A concept originated at the Advanced Plant Technology Program at Clemson University is becoming a business with the goal of revolutionizing the grain industry in the Southeast region of the U.S.
Most U.S. seed companies are located in the Midwest, and sorghum companies are centered around Texas, where the sorghum being bred is not ideal for growing in the Southeast.
Carolina Seed Systems is emerging as a grower-focused company that plans to capitalize upon South Carolina’s unique environment to address a lack of feed grain hybrid crop development and a regional feed shortage. They seek to create a feed grain pipeline throughout the Southeast by developing a regional-specific sorghum that will offer high yields and profitability for grain farmers.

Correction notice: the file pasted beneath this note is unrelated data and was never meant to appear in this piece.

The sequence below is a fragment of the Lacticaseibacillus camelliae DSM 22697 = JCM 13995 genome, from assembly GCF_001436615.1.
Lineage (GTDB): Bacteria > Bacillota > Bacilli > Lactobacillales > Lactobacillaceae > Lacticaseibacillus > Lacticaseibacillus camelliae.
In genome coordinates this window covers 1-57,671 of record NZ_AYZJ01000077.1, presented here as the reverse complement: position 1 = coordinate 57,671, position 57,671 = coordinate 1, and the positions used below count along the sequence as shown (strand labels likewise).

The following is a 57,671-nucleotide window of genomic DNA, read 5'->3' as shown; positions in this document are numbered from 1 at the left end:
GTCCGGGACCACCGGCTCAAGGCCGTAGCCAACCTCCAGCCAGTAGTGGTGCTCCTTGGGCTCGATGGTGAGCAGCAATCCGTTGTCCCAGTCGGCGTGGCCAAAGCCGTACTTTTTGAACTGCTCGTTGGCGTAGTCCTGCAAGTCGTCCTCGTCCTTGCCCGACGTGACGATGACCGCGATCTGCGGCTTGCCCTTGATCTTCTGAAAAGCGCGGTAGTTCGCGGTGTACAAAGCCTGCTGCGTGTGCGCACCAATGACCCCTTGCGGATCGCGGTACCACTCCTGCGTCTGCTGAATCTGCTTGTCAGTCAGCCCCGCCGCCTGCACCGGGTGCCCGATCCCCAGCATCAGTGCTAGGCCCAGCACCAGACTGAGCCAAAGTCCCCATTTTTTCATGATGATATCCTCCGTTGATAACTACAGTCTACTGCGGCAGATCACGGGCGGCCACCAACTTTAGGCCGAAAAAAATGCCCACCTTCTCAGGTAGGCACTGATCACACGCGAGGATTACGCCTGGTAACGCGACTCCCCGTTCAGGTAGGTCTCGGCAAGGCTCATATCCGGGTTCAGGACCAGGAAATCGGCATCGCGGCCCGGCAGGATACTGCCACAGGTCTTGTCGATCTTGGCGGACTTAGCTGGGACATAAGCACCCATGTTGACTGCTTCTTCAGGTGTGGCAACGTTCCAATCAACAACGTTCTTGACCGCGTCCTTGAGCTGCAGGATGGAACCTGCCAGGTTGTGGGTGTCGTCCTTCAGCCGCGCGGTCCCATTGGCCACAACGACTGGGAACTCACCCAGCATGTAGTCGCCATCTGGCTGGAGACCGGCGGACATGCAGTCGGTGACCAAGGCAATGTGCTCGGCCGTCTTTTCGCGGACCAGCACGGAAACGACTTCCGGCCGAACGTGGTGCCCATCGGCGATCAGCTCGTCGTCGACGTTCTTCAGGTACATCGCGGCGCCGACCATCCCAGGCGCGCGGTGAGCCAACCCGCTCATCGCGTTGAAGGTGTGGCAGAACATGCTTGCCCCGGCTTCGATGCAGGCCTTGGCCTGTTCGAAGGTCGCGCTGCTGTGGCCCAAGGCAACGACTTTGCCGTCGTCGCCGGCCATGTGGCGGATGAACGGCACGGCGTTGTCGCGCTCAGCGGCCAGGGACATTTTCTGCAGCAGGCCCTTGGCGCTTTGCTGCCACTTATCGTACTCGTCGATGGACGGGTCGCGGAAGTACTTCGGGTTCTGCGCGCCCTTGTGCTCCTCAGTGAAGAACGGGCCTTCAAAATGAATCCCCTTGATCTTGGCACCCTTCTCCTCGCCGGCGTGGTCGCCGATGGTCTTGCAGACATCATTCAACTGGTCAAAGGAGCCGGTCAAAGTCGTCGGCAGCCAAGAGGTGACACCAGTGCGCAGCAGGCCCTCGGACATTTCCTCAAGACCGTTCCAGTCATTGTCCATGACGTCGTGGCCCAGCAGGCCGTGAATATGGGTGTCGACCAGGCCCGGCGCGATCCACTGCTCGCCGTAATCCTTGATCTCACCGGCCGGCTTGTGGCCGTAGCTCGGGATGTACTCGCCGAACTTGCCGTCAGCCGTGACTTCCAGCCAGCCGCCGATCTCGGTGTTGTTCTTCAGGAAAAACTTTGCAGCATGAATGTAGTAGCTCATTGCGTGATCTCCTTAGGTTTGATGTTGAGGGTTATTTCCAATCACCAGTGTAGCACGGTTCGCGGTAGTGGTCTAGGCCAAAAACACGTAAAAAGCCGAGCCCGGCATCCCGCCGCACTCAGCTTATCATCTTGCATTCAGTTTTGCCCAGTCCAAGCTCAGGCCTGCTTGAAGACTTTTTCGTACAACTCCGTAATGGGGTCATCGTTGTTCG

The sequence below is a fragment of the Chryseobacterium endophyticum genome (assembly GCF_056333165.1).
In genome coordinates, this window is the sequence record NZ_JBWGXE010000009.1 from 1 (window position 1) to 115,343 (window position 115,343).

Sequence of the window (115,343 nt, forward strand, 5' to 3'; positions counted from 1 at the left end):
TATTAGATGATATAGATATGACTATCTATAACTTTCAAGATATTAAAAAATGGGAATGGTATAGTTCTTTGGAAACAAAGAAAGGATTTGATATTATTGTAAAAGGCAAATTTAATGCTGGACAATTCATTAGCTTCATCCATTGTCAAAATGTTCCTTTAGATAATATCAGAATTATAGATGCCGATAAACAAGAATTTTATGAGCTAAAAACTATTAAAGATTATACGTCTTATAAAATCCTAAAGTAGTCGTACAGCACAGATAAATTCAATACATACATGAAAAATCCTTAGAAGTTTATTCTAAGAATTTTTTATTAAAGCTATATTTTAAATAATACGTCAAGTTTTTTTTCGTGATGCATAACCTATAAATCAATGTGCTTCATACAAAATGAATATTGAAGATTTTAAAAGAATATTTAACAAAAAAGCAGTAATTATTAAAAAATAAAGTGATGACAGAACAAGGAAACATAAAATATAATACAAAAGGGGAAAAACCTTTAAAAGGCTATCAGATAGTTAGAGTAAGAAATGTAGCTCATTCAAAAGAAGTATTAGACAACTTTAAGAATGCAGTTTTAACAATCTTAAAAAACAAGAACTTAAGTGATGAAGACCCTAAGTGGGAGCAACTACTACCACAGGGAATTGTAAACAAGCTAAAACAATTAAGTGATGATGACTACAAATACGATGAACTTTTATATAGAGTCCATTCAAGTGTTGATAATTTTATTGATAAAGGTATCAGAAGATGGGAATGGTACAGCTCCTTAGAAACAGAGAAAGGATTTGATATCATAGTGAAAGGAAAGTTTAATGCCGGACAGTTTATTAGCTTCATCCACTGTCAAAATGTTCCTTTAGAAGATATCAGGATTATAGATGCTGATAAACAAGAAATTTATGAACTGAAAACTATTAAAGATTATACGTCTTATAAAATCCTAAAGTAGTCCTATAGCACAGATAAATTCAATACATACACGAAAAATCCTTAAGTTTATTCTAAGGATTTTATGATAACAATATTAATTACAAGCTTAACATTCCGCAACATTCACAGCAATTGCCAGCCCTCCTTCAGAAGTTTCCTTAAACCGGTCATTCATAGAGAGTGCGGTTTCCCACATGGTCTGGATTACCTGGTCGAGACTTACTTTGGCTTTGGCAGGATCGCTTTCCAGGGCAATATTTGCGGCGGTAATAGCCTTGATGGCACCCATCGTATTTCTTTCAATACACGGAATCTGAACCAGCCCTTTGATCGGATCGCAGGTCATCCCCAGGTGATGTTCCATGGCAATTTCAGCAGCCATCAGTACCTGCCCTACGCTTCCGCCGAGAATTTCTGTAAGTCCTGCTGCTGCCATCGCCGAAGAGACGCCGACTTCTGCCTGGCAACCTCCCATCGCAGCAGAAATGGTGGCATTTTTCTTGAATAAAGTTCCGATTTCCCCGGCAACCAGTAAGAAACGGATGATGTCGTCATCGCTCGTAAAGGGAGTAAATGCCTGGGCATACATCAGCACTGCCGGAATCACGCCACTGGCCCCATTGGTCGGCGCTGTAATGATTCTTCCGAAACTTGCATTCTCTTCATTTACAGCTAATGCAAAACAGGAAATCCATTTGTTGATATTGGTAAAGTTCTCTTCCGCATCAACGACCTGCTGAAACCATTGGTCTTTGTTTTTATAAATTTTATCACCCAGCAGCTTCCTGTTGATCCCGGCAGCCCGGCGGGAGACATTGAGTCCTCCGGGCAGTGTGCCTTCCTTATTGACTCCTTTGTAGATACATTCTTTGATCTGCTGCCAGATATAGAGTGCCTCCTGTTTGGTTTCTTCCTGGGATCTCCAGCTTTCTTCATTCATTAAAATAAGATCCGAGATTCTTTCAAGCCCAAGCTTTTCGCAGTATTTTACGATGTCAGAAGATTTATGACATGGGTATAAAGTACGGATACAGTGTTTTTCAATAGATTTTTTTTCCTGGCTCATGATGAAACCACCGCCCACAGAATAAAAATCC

To do so, company founder, Zack Brenton, an alumnus of the Advanced Plant Technology Program, together with Richard Boyles, a research scientist at Clemson’s Pee Dee Research and Education Center, evaluated the characteristics of grain sorghum, and began determining what genes are responsible for adaption to the climate in South Carolina and the Southeast U.S.
Lynda Kiernan is Editor with HighQuest Group Media and of the Oilseed & Grain News. If you would like to submit a contribution for consideration, please contact Ms. Kiernan at email@example.com.